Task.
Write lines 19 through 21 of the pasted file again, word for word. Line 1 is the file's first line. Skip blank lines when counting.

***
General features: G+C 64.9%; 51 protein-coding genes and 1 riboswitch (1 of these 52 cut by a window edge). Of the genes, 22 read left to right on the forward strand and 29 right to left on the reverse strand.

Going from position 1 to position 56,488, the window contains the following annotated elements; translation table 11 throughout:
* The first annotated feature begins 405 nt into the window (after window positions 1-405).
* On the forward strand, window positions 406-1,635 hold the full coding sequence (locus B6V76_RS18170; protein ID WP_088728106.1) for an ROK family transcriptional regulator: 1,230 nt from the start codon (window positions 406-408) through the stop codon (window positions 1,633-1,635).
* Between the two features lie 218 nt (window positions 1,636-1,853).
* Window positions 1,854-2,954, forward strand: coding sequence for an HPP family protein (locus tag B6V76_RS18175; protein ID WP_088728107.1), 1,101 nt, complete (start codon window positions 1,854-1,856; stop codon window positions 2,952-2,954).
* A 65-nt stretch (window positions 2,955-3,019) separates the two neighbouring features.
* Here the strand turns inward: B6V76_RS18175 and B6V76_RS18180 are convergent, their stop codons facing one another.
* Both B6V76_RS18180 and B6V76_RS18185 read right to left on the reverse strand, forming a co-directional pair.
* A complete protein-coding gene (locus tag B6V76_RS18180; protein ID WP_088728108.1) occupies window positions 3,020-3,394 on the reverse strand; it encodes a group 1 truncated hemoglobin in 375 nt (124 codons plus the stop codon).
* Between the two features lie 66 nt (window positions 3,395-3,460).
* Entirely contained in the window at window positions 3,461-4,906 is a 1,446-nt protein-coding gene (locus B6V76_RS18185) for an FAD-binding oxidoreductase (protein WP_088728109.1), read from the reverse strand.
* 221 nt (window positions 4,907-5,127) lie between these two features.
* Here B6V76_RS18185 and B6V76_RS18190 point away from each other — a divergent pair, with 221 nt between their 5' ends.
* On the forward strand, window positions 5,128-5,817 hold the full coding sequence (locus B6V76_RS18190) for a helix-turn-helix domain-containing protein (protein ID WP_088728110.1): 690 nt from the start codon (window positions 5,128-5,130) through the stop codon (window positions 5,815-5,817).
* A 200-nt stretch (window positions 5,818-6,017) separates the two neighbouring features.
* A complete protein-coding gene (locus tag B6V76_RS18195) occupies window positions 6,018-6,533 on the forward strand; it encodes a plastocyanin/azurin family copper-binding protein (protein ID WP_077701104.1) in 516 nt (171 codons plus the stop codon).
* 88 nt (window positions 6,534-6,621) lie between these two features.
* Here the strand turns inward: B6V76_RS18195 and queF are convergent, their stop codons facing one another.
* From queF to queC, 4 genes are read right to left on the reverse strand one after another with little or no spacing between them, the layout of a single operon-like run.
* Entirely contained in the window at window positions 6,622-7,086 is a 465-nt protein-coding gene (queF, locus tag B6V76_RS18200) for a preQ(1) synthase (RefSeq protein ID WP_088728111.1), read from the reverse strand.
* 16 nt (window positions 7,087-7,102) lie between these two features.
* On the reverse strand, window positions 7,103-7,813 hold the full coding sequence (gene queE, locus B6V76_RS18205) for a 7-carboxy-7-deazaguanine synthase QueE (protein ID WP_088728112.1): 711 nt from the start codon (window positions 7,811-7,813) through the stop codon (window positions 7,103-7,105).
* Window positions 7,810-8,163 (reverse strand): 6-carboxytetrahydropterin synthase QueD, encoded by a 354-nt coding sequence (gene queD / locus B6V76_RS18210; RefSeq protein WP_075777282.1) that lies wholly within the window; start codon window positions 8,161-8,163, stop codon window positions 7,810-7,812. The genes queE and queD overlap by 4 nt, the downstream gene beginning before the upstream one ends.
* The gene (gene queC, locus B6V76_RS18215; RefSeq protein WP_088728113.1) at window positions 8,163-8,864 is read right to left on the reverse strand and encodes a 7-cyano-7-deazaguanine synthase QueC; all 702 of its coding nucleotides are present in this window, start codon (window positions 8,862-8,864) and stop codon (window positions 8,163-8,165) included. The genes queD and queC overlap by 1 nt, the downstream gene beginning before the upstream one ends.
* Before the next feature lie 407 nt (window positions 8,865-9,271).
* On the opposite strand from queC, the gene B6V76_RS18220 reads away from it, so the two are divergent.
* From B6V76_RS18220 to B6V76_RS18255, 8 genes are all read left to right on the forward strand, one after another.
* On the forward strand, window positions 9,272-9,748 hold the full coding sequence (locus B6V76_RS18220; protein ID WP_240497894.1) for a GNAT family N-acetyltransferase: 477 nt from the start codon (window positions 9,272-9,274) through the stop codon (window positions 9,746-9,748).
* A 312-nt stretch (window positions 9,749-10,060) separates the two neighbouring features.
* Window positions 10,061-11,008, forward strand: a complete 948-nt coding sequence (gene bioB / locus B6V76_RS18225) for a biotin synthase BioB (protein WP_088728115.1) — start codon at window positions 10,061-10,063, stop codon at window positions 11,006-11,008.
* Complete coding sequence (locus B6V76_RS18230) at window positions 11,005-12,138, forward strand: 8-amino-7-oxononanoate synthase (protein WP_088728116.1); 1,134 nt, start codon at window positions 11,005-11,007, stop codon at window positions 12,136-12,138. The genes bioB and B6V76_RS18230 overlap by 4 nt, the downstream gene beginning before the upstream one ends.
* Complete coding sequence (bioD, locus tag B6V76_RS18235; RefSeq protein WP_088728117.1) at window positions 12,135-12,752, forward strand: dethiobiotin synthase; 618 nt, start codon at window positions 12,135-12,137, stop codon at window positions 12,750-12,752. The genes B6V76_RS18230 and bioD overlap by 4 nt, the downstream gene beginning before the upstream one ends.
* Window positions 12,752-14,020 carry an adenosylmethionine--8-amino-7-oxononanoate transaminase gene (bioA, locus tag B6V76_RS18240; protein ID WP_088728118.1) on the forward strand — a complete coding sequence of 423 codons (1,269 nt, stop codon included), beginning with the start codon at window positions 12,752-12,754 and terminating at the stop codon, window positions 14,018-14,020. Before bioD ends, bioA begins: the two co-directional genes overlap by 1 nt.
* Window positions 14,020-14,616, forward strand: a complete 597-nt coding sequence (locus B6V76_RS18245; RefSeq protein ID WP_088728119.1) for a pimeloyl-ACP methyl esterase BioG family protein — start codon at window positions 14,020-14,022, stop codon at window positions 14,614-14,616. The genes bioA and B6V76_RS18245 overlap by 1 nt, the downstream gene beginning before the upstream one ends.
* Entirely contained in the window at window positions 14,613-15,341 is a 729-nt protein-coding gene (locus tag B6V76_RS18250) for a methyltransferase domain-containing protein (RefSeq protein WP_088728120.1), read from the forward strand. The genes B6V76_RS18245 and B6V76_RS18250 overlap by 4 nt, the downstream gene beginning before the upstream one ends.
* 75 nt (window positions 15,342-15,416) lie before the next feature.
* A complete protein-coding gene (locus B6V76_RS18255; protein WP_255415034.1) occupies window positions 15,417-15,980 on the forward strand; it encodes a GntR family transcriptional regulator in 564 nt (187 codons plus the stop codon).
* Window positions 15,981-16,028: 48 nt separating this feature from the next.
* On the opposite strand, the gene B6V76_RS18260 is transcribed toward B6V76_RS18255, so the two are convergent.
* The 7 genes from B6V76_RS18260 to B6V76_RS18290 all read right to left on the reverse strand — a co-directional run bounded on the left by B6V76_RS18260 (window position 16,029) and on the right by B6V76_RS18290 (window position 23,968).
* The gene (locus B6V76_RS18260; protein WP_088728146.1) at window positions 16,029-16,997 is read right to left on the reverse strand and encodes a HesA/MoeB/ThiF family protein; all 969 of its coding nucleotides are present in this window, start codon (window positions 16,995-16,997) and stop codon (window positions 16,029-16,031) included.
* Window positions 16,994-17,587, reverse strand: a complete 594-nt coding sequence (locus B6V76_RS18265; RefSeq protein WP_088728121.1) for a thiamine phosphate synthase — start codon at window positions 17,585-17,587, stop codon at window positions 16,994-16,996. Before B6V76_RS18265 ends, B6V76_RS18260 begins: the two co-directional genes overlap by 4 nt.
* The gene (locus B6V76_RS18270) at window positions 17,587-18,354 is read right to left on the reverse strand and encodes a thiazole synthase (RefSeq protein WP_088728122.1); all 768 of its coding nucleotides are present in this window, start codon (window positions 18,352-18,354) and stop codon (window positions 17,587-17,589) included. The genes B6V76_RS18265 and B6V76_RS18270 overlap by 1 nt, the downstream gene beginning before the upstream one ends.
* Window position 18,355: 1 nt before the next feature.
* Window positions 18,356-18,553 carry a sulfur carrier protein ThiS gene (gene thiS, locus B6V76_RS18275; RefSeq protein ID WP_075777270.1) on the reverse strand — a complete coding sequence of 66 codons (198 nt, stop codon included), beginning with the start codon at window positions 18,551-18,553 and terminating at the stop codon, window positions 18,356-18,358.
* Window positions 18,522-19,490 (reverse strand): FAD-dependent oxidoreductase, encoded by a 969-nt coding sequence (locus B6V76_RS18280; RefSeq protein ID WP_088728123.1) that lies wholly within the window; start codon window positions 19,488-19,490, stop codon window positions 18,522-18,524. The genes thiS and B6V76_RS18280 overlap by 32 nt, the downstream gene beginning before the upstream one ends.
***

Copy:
* Here the strand turns inward: B6V76_RS18195 and queF are convergent, their stop codons facing one another.
* From queF to queC, 4 genes are read right to left on the reverse strand one after another with little or no spacing between them, the layout of a single operon-like run.
* Entirely contained in the window at window positions 6,622-7,086 is a 465-nt protein-coding gene (queF, locus tag B6V76_RS18200) for a preQ(1) synthase (RefSeq protein ID WP_088728111.1), read from the reverse strand.